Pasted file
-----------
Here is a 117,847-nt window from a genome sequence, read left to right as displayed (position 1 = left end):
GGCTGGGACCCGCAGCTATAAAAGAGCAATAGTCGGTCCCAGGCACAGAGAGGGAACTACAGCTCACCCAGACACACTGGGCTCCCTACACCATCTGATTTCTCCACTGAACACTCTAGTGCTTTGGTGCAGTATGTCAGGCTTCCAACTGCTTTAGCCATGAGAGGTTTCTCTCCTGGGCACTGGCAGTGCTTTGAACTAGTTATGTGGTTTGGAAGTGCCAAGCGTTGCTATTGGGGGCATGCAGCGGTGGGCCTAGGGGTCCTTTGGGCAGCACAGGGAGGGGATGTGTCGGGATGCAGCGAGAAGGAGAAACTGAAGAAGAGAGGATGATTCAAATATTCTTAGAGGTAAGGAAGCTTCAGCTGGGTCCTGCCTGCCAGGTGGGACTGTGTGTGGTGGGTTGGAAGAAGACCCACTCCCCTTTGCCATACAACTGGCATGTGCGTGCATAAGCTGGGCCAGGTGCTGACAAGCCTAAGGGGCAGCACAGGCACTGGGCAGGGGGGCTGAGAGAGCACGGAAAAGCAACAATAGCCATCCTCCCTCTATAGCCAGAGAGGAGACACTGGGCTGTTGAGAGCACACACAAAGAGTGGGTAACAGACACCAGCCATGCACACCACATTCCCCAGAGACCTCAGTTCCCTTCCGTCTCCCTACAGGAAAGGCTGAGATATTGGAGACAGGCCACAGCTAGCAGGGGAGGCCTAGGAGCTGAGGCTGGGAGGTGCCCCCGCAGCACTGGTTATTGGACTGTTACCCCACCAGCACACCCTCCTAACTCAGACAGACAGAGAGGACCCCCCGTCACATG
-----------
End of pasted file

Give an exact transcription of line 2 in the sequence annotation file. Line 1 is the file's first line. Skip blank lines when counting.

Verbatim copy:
GGCTGGGACCCGCAGCTATAAAAGAGCAATAGTCGGTCCCAGGCACAGAGAGGGAACTACAGCTCACCCAGACACACTGGGCTCCCTACACCATCTGATTTCTCCACTGAACACTCTAGTGCTTTGGTGCAGTATGTCAGGCTTCCAACTGCTTTAGCCATGAGAGGTTTCTCTCCTGGGCACTGGCAGTGCTTTGAACTAGTTATGTGGTTTGGAAGTGCCAAGCGTTGCTATTGGGGGCATGCAGCGGTGGGCCTAGGGGTCCTTTGGGCAGCACAGGGAGGGGATGTGTCGGGATGCAGCGAGAAGGAGAAACTGAAGAAGAGAGGATGATTCAAATATTCTTAGAGGTAAGGAAGCTTCAGCTGGGTCCTGCCTGCCAGGTGGGACTGTGTGTGGTGGGTTGGAAGAAGACCCACTCCCCTTTGCCATACAACTGGCATGTGCGTGCATAAGCTGGGCCAGGTGCTGACAAGCCTAAGGGGCAGCACAGGCACTGGGCAGGGGGGCTGAGAGAGCACGGAAAAGCAACAATAGCCATCCTCCCTCTATAGCCAGAGAGGAGACACTGGGCTGTTGAGAGCACACACAAAGAGTGGGTAACAGACACCAGCCATGCACACCACATTCCCCAGAGACCTCAGTTCCCTTCCGTCTCCCTACAGGAAAGGCTGAGATATTGGAGACAGGCCACAGCTAGCAGGGGAGGCCTAGGAGCTGAGGCTGGGAGGTGCCCCCGCAGCACTGGTTATTGGACTGTTACCCCACCAGCACACCCTCCTAACTCAGACAGACAGAGAGGACCCCCCGTCACATG